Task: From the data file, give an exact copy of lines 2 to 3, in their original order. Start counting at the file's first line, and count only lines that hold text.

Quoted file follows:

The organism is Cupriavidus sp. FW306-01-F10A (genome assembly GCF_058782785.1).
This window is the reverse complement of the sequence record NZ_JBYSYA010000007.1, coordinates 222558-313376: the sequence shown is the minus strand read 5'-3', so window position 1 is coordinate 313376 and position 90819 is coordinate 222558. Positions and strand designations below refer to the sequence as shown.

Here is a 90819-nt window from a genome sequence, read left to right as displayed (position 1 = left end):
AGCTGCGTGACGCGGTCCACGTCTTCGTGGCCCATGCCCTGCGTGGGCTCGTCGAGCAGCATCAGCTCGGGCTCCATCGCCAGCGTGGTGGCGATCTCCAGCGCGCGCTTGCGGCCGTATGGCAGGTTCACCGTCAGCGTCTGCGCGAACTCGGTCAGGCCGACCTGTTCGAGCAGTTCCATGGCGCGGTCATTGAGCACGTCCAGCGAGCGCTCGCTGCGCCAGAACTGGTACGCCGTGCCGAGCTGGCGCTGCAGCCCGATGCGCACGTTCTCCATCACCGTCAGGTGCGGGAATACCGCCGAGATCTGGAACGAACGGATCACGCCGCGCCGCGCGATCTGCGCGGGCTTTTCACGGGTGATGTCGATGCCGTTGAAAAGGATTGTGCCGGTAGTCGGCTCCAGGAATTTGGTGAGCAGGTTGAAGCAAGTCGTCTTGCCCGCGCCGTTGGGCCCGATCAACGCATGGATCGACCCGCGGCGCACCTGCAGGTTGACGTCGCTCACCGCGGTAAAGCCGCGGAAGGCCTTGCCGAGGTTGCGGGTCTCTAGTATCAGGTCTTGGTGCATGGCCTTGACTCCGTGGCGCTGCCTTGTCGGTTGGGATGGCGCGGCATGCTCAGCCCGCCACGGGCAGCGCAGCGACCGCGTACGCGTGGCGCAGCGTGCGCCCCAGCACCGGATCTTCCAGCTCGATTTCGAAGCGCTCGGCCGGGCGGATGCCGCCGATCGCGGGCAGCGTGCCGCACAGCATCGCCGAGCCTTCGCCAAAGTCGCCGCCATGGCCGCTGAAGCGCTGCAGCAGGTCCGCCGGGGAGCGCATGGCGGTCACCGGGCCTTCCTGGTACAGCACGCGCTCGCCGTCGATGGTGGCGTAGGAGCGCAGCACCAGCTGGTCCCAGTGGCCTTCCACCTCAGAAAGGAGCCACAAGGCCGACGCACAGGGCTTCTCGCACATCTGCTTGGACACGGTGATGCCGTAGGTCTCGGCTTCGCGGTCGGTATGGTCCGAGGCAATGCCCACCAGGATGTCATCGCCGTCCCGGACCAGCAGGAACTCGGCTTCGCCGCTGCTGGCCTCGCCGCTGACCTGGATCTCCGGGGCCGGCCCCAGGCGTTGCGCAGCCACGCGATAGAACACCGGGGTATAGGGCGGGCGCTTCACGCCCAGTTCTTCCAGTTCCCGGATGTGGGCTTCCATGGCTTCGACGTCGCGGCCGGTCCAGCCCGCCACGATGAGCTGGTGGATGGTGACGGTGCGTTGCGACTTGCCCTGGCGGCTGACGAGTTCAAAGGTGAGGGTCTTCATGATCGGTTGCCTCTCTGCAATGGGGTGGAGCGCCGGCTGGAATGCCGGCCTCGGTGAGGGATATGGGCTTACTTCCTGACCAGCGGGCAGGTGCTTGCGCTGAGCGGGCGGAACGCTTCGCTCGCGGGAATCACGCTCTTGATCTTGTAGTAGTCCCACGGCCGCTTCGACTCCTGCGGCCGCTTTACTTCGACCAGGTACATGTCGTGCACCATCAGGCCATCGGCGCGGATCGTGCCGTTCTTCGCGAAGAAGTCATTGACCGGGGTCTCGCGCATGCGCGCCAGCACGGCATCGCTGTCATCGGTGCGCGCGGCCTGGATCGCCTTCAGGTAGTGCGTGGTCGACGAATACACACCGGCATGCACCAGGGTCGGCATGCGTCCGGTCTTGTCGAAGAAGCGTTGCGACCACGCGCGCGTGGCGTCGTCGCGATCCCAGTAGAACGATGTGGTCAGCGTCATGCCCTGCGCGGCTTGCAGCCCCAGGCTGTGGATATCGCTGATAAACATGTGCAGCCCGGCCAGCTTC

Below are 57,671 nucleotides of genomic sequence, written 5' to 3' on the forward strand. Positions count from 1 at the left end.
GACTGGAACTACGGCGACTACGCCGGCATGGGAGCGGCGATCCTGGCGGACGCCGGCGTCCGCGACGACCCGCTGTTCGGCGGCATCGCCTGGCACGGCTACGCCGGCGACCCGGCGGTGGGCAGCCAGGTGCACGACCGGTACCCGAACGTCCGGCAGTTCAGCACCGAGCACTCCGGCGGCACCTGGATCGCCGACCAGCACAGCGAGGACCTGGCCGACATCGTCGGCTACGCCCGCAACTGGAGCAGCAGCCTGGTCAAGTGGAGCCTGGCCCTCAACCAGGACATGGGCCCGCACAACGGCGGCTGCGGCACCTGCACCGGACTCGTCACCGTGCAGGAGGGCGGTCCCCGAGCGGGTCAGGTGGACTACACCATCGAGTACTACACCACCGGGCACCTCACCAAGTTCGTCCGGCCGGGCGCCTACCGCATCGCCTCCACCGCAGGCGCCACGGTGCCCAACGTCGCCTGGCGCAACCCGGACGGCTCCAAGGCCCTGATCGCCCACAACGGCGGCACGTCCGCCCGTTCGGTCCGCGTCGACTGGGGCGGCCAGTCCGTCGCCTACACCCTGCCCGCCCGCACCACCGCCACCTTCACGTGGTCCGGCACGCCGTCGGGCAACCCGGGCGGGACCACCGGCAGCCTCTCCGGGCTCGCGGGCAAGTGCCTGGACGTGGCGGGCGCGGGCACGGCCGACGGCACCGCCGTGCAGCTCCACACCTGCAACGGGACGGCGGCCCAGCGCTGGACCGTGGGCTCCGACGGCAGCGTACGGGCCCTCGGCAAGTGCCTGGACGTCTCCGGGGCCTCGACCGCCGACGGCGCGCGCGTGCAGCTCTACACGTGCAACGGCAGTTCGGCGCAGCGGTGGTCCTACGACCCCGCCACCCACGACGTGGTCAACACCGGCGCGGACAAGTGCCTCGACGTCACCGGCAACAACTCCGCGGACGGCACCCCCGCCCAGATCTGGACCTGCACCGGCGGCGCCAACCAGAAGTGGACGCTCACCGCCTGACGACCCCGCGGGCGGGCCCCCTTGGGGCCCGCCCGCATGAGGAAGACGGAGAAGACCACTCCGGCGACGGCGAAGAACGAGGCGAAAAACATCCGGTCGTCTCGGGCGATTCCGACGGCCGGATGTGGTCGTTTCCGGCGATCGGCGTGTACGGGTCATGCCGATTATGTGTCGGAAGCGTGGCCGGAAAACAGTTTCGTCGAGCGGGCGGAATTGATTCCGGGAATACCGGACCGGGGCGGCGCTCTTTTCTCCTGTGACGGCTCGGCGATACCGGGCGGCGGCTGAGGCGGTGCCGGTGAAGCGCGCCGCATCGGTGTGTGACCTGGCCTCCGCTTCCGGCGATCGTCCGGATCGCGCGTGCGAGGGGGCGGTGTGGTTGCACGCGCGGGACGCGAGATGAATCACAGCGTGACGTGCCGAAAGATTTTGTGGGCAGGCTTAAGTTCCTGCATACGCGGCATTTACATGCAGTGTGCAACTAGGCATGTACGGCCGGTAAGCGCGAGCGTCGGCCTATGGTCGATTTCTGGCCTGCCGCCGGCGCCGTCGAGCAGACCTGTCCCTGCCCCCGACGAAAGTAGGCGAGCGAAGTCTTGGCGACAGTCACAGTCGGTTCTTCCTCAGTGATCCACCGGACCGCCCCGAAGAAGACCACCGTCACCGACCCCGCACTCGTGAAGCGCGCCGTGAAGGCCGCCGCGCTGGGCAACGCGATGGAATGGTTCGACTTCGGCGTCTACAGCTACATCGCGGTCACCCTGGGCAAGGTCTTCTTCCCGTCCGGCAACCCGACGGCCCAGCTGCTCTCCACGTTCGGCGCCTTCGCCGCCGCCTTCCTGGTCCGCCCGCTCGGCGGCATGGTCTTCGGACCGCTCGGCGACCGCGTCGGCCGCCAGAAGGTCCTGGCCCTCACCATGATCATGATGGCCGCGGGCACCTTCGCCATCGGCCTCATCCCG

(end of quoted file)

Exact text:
This window is the reverse complement of the sequence record NZ_JBYSYA010000007.1, coordinates 222558-313376: the sequence shown is the minus strand read 5'-3', so window position 1 is coordinate 313376 and position 90819 is coordinate 222558. Positions and strand designations below refer to the sequence as shown.

Here is a 90819-nt window from a genome sequence, read left to right as displayed (position 1 = left end):